Because I was just staying in one place the whole time, all the local marine life was either coming over to check me out or just getting on with their busy daily routines. I spent the next 45 minutes just watching the social complexities of a 1m by 1m quadrant of reef. Word must have got out that I was there because all sorts of the harder to find species introduced themselves to me. The only thing I never saw were any red spiny lobsters, but I could hear them all around me, particularly the bucks as they clicked some kind of code at each other.

After the dive, I clambered out of my dive gear and got soaked in the process due to the horizontal rain blowing at me from all directions... but guess what, that has to be one of the best dives I had this year!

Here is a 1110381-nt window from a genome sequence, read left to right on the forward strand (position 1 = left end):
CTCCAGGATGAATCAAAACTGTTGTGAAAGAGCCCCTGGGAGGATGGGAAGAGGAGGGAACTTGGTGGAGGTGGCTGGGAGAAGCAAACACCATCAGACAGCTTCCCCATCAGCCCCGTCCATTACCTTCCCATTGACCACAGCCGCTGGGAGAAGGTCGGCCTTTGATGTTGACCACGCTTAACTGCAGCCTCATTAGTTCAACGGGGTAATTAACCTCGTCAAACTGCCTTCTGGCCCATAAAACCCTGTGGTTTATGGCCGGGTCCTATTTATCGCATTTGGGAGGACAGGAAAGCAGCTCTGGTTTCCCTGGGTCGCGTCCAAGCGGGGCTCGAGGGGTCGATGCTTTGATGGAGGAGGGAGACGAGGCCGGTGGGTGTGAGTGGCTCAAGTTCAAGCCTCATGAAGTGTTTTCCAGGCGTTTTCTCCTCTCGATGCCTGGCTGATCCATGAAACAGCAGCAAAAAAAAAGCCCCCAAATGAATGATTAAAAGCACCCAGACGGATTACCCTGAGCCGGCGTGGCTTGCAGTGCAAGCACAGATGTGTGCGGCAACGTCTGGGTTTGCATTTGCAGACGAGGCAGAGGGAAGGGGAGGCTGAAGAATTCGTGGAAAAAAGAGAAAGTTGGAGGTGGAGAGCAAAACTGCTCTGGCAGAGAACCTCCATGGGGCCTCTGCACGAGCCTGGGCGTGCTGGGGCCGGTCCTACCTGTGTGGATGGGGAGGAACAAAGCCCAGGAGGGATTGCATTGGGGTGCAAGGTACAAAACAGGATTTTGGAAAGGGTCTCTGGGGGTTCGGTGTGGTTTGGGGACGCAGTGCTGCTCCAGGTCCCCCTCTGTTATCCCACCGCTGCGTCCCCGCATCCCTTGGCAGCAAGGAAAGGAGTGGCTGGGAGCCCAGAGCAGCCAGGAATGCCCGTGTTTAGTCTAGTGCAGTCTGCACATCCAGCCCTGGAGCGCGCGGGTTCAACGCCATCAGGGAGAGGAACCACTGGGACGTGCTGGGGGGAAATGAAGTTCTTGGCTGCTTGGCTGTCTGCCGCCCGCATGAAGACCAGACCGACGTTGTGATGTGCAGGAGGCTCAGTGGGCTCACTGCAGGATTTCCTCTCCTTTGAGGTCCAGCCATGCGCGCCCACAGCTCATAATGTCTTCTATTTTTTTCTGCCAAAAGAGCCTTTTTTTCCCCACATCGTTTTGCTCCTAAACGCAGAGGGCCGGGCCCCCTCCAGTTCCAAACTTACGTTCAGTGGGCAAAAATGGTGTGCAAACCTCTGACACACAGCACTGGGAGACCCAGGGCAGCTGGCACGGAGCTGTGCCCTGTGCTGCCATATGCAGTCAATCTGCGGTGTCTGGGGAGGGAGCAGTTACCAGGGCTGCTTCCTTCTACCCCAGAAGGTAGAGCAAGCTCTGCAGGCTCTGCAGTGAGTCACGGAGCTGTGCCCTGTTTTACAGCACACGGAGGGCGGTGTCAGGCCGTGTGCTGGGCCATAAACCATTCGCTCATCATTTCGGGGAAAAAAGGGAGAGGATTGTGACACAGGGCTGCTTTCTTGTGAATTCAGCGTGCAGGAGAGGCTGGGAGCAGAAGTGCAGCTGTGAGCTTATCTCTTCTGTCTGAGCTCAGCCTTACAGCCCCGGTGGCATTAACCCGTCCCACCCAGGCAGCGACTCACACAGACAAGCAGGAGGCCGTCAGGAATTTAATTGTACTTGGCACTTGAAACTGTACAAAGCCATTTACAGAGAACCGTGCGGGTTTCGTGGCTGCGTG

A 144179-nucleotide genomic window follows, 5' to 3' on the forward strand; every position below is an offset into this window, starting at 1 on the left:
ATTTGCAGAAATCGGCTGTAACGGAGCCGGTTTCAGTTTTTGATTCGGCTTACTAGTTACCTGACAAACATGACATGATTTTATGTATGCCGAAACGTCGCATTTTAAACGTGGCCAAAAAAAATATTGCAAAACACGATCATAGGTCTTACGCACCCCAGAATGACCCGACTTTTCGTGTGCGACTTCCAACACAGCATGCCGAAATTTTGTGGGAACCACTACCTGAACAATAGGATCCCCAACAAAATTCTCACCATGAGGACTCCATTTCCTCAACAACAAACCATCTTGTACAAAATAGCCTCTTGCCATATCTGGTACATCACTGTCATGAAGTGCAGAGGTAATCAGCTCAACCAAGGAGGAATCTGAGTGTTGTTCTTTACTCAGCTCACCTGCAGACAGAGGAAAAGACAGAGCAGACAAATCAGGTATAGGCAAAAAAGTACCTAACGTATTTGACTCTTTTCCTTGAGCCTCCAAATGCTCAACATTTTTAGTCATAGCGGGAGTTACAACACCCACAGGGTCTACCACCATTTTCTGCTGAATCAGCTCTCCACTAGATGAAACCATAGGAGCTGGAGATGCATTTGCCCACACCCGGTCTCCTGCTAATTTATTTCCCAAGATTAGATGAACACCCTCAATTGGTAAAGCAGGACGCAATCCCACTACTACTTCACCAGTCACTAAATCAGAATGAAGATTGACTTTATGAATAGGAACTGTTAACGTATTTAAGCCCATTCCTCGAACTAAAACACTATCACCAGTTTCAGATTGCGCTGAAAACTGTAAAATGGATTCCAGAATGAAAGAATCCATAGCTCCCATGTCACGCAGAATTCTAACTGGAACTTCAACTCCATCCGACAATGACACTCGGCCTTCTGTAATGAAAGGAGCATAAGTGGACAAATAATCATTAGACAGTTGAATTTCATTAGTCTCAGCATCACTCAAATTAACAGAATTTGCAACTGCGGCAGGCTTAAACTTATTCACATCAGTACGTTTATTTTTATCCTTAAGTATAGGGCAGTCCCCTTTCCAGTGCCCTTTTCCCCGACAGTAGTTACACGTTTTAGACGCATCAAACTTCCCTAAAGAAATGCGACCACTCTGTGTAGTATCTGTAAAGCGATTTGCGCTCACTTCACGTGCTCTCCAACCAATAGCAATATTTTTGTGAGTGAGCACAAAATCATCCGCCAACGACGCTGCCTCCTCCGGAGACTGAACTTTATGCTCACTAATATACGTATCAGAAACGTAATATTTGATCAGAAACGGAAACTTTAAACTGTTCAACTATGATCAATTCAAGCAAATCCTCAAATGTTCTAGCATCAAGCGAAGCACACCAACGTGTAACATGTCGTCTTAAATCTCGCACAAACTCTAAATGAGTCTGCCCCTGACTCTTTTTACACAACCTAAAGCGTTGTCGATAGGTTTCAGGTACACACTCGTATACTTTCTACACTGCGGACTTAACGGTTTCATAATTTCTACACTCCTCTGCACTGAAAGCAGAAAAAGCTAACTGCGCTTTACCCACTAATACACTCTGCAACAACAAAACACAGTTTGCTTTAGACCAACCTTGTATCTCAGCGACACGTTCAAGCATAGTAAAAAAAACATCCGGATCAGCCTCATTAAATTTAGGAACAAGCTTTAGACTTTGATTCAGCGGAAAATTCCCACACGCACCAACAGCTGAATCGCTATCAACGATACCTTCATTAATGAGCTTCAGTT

Tuesday, November 1, 2016

Poor Knights and the Samba Sound - Day 2

The day kicked off for me at first light. I filled my scrubber canister with a fresh load of sorb (carbon dioxide absorbent), then assembled and calibrated my Inspo’ rebreather ready for the dives.

Rebreather divers Pete Mesley and Simon Mitchell were in Tutukaka for the Oceanz Award dinner from the previous evening and joined us on ‘Arrow’. Gareth decided that he didn’t want to dive so under the supervision of Noel, skippered the boat over to the Poor Knights. The weather was very similar to Saturday’s, with a North-westerly blowing and a messy swell brewing up. This meant that it would only be dive sites on the Southern aspects of the Poor Knights islands that would be dive-able.

We settled on the outside wall of Shaft Cave on Arorangaia Island as the first dive for the day. The entrance to Shaft Cave went from just above the surface of the sea down to a depth of 50m, with a further drop off to 87m below that. I was going to dive with Simon and pose for photographs with the sponges at the deeper depths.